Should Paul Ryan do America a Favor and Resign?

What is with Republicans and the Speakers that they have picked? We just can’t seem to find a good one. Do you think it would be better is Ryan resigned? Or should he stay put?

By Billy House

Paul Ryan wants to move past his differences with Donald Trump after a divisive campaign, but the House speaker’s relationship with the incoming president will face a test as he carves out his own agenda for Republicans in Congress.

Ryan faces competing pressures from different parts of his own caucus. Some members warn they’ll be monitoring his loyalty to Trump. Other senior members want Ryan to stick to the conservative line on spending and other matters and not roll over for Trump, a stance that could bring a quick end to the uneasy peace between the speaker and the new president.

The two men see eye to eye on repealing Obamacare as the first order of business, but don’t agree yet on the details of how to replace it. Other early flashpoints are likely to be Trump’s insistence on a $1 billion infrastructure plan and a wall along the Mexican border — both of which could balloon the deficit, anathema to a spending hawk like Ryan.

“This speaker is not a potted plant, and he has strong opinions on matters of policy,” said Representative Charlie Dent of Pennsylvania, a Ryan ally and co-leader of a group of House moderates. He said Ryan will work with the Trump administration, “but I just don’t see the speaker rolling over on every policy.”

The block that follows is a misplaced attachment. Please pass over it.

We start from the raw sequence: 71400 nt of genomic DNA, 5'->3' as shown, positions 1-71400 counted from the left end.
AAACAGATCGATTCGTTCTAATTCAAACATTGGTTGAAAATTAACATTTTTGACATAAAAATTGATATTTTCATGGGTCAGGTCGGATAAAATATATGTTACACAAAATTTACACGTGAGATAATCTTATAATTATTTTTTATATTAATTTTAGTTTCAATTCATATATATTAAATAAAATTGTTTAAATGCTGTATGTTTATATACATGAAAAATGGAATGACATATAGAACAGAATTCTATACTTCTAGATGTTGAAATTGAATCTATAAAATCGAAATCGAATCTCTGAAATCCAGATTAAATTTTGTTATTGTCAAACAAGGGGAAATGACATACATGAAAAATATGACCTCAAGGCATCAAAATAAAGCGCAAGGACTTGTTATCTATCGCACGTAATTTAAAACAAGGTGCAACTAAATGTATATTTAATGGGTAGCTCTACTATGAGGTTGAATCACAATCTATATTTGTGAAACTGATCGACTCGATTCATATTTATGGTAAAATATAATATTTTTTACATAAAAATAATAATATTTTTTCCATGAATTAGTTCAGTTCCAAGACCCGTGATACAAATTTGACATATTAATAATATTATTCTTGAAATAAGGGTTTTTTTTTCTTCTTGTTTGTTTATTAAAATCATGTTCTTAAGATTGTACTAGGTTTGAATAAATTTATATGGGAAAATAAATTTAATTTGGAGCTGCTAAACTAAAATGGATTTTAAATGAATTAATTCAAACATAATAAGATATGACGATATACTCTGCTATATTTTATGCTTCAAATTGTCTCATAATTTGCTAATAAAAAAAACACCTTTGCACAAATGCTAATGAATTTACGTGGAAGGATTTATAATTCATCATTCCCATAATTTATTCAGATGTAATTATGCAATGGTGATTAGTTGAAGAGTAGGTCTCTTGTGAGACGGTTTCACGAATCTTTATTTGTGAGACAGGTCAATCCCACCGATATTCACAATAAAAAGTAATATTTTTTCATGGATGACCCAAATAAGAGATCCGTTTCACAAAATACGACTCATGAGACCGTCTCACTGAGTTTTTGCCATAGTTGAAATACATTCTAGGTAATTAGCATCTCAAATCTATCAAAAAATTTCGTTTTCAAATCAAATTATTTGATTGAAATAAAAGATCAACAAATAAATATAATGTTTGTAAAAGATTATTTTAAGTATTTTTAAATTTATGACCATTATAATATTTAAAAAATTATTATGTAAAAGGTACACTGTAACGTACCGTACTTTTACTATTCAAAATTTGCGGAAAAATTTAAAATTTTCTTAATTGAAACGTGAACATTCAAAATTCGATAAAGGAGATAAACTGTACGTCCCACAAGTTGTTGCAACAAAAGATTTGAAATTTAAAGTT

As the Congress convenes Tuesday, House members plan to re-elect Ryan as speaker. The Wisconsin Republican has emerged unscathed so far from his unprecedented decision last fall to distance himself from the then-Republican presidential nominee. Trump isn’t retaliating yet, but it’s uncertain whether their tentative truce can last.

Even with full Republican control of Congress and the presidency, some conservatives warn that Ryan, 46, will be on a short leash. Trump has strong support within the House GOP conference, and the speaker must tread lightly because it was the president-elect’s Republican uprising that succeeded, not his own.

And while Trump may not be perfectly meshed with the policy thinking of the most conservative House Republicans, many of them are kindred spirits in his anti-establishment, change-Washington bent.

Ryan “miscalculated the mood of the conference by not backing Trump and miscalculated again when he assumed a Trump loss would vindicate the first mistake,” said a leading House conservative, in a view held by other pro-Trump conservatives who are wary of the speaker.

Ryan and his allies may be counting on letting Trump lead initially in hopes of wearing him down and taking control of the legislative agenda, the same lawmaker said, adding that that would be a mistake. If Ryan does this, he says, Trump conservatives will abandon him.

“Trump leads, Ryan agrees, is the only way to survive,” the lawmaker said.

After Trump grabbed the party’s presidential nomination, Ryan openly criticized some of his controversial remarks, including his claim that a federal judge with Hispanic heritage couldn’t be fair. But some House colleagues thought Ryan went too far by saying he would no longer defend or campaign for the party’s nominee after a video surfaced in early October that showed Trump bragging about groping women.

Trump openly complained about Ryan’s disloyalty and called him “weak and ineffective.” He tweeted that it was difficult to do well with “zero support” from the speaker.

Remarkably, the two were never seen in public together throughout the entire campaign, making a joint appearance only after Trump’s unexpected victory.

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